Painting the town Red | Inquirer Opinion

Painting the town Red

11:42 AM July 22, 2020

The true measure of an individual is not how much one has, but how much of himself or herself that person is able to give and share to others. This is exactly how Dr. Reginald Balmeo, or as he is fondly called by friends…Red, has been living his very meaningful life. And it was this strong sense of service that motivated him to be a pediatrician. To him, children have more needs than adults, but have less capability to take care of themselves, thus making them very vulnerable. So in choosing his field of expertise, he readily chose to be a protector of the weakest. He had the best opportunity to take on this role during his pediatric residency training in UP-Philippine General Hospital (UP-PGH), an end-referral tertiary hospital… or hospital of last resort, whose charity wards take care of the sickest and the poorest children of the country.


For Red, being able to share as an individual is just not enough. He can do more. So he made it his personal mission to volunteer to hold free review and training sessions for subsequent pediatric residency graduates of UP-PGH, to ensure that every graduate gets to hurdle the pediatric boards and be full-fledged pediatricians the soonest possible time. After topping the exam himself in 2013, Red has since helped UP-PGH in producing 6 batches of child protectors (approximately 120 pediatricians already).


Red eventually decided to pursue further training in child care in 2016, and chose Pediatric Pulmonology, recognizing that most critical illnesses of children are those of the lungs. Even if further training would mean delaying private practice, and in spite of inherent physical, psychological, emotional and mental struggles in UP-PGH fellowship training, Red chose this more difficult path, with being better able to eventually give back to his family and to serve others as sole motivation.

However, as fate would have it, Red and his family was faced with a major crisis. In December 2019, Red felt a small, non-painful lump in his scalp. Later, he was diagnosed to have Malignant Melanoma a very aggressive type of cancer of the skin. As if being cancer is not enough, the location of the lesion makes the cancer more dangerous with higher probability of spreading. True enough, his June follow-up showed a spread of the cancer cells to his neck lymph nodes. Since his first operation in February 2020, he has had 2 subsequent surgeries. To help kill the remaining cancer cells, and to halt further spread, Red needs an 18-session immunotherapy course. Needless to say, all these entail financial costs which are way beyond the capability of the family. Because Red has started private practice only last year in Lucena, Quezon, which was put to an abrupt halt due to his cancer, his medical bills prove to be a big challenge for his parents– his father a retired seafarer in his 70s and his mother a homemaker in her 60s.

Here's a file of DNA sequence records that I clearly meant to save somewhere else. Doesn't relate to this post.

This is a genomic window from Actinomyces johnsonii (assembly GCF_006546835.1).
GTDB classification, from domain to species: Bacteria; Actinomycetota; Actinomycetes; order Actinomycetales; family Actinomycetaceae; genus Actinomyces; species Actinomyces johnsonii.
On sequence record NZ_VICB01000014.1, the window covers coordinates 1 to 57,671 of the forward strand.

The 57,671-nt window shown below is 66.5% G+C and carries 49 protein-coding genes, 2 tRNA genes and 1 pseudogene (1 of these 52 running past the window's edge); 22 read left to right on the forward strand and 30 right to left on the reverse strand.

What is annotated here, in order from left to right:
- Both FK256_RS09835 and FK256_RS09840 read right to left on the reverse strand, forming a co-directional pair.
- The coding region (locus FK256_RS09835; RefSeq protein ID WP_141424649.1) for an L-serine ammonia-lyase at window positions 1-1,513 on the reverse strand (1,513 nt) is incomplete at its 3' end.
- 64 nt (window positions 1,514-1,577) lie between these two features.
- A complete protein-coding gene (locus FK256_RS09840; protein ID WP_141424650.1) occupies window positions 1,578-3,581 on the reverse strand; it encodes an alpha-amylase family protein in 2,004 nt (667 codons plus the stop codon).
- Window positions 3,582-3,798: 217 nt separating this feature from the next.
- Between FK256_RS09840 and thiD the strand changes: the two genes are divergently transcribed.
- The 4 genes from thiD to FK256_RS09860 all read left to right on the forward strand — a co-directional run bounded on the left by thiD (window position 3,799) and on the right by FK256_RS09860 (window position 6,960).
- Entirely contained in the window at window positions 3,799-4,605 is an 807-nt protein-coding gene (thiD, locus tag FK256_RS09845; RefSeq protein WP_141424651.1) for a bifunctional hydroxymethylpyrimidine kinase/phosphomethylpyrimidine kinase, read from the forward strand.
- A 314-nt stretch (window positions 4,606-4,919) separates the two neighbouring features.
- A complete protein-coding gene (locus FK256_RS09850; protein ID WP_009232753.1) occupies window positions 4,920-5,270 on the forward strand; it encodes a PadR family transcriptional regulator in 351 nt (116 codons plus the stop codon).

Since he broke the sad news about his health, Red’s friends and colleagues have pitched in with donations, while some organized fund-raising activities. What he and his family lack in terms of possessions is compensated by people who love him — people whose lives he touched. One morning he received a small amount of donation in his bank account, with an accompanying message “Doc, isa po ako sa mga natutor ninyo sa Bio mga 20 years ago sa UP Baguio.” Another donation came in from a junior pediatrician practicing in Bicol, “Sir Red, tinatanaw ko po kasi na dahil sa pagtuturo at inspirasyon ninyo ang pagkapasa ko sa Pedia Boards.” However, given the extremely high cost of the treatment (3.5 million for the immunotherapy alone, still not inclusive of the surgeries and other laboratory costs), the family is appealing to other kind hearts to help them sustain Red’s treatment.

Red is a very promising, young doctor. Ever since grade school he was a consistent honor student. He graduated cum laude with a degree in Biology from UP Baguio before entering the College of Medicine in UP Manila. During residency in UP-PGH, he served as Assistant Chief Resident. Later in 2018 he served as Department Chief Fellow, with more than 60 pediatric fellows under his wing. According to his family, Red is very malambing as a son. He is very family-oriented, being particularly close and very protective to his kuya with special developmental needs. Whatever he used to receive as stipend during residency is shared to his family in Lucena. He made a promise to his family that he would do everything to eventually give them the comfortable life they deserve. In the eyes of those closest to him, on the other hand, Red is a most dependable friend who would drop everything and would go out of his way to help those in need. He has the quickest wit, the best quips, and the most infectious laugh, easily making him paborito ng bayan.

Indeed, Red is the kind of model doctor our country needs. He is an up and coming physician hoping to re-enter UP-PGH as a consultant and educator. He is in need of all the help he can receive. Let us allow him to fully realize his dreams of being in the best position to serve the underserved, the most vulnerable, particularly in his hometown in Lucena City. Let us allow Red to take care of more Filipino children. Let us allow Red to touch more lives. Let us help Red help others.

(For those who wish to help, you can donate via: Gcash: 0927-873-4471; PayMaya 0927-873-4471; BPI: Reginald Balmeo Account #0329011794, BDO Account Juvelyn A. Balmeo #000 880 239 840)

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